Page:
2011 Plan of Action / 2010 Year End Report Published

The Chamber has published the 2011 Chamber Plan of Action as well as the 2010 Year End Report on the Chamber’s website.  We encourage our members to view what we accomplished together last year and what the Lake Norman Chamber is focused on in 2011 as we work together to grow our business community!  View the plan and report on our website at Chamber Plan of Action.

Update on “Snap” Union Elections

A couple of weeks ago the Lake Norman Chamber reported that the National Labor Relations Board (NLRB) had proposed new reforms to union election procedures yesterday (6/21) to dramatically shorten the election process for workers to vote over whether or not to form a union.

Currently, 95% of union elections take place within 56 days of union election petitions being filed by a labor union. Last year the average time frame for elections was 31 days. Under the proposed rules, the time between filing a union election petition and the election would be shortened to as little as two weeksThe new regulations would also limit the time employers have to submit an electronic list of all employees, including their email addresses and phone numbers, from 7 to 2 days.

Last week (June 30) Senator Mike Enzi joined with fellow Senators Orin Hatch (R-Utah) and Johnny Isakson (R-Ga.) to call on the National Labor Relations Board (NLRB) to delay the public hearing on the agency’s proposal and allow for an extension of time to prepare testimony and file comments.

We will keep our members informed about this and other labor issues important to jobs and the economy, especially when there is an opportunity to weigh in and make a difference.

 Final Thoughts

Last week, former Cornelius Mayor Harold Little passed away after a brief illness.  Mayor Little was 85.   Harold was a U.S. Army Veteran and served as Mayor from 1985 to 1993 when our chamber of commerce was being organized.  He recently led the effort to create a new Veterans Memorial in the Cornelius Town Center which was dedicated this past Memorial Day.  His illness did not allow him to participate.

While I had met the Mayor a few times before, I had a chance to get to know him at a Cornelius Lions Club meeting  in 1999 in which I was speaking, updating their membership on business activities.  It was at this first encounter when he inquired about the “Prepared Food Taxes” and when it was set to expire.  I didn’t know anything about it and informed him I’d look into it.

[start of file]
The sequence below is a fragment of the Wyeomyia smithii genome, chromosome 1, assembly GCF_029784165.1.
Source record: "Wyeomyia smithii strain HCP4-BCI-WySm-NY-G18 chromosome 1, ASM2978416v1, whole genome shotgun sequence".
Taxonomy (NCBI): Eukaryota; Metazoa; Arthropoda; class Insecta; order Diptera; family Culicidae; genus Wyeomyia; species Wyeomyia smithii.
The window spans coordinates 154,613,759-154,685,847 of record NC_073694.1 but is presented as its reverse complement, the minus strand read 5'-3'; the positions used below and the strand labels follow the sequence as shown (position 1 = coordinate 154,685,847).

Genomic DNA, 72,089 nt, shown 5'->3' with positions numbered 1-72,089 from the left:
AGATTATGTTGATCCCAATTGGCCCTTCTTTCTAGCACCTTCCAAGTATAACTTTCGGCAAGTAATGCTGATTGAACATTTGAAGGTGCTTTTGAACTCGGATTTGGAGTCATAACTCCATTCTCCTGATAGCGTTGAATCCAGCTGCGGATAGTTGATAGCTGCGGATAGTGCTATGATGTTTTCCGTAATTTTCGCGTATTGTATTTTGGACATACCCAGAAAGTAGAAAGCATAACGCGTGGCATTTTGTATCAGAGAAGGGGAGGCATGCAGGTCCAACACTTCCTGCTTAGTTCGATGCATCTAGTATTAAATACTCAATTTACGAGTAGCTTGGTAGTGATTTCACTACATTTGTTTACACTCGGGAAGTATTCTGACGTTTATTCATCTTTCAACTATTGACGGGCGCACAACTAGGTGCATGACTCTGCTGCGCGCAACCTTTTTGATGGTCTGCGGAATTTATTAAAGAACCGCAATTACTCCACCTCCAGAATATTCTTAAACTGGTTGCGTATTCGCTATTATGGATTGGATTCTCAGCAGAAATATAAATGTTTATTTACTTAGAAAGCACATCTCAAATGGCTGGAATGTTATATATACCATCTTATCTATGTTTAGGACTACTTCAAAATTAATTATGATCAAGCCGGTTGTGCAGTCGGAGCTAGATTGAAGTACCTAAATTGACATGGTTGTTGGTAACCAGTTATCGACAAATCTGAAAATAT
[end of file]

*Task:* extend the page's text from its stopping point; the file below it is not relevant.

I did just that finding out North Mecklenburg was sending about $500,000 in revenue down to Charlotte without any of the tax receipts staying in our community to help with travel and tourism.  Ironically, I also met with resistance to changing any of this as local elected leaders were concerned that trying to take tax money away from the City of Charlotte, however deserving our community was of the funds, could impact our transportation projects on the TIP (Transportation Improvement Plan) as Charlotte held the majority of votes.

Mayor Little

Months later, speaking to the same group again on a different topic, Harold asked what I had done about the tax issue.  When I explained the opposition I had encountered, he wrote down a couple of allies that might assist us and in so many words told me to go back out there and do my job.  Mayor Little reminded me the Chamber might have to take an unpopular stand but we needed to remind the folks in Charlotte that North Mecklenburg was part of the Charlotte region and a portion of those dollars needed to remain here working for us.

Gary Knox, who helped organize and Chair the Chamber, and would one day serve as Mayor of Cornelius, shared that sentiment and we led the fight to return a portion of the prepared food tax to our communities in 2001.  Since then, that revenue has grown significantly and played a critical role in shaping the travel and tourism for our region and our locals parks and recreation.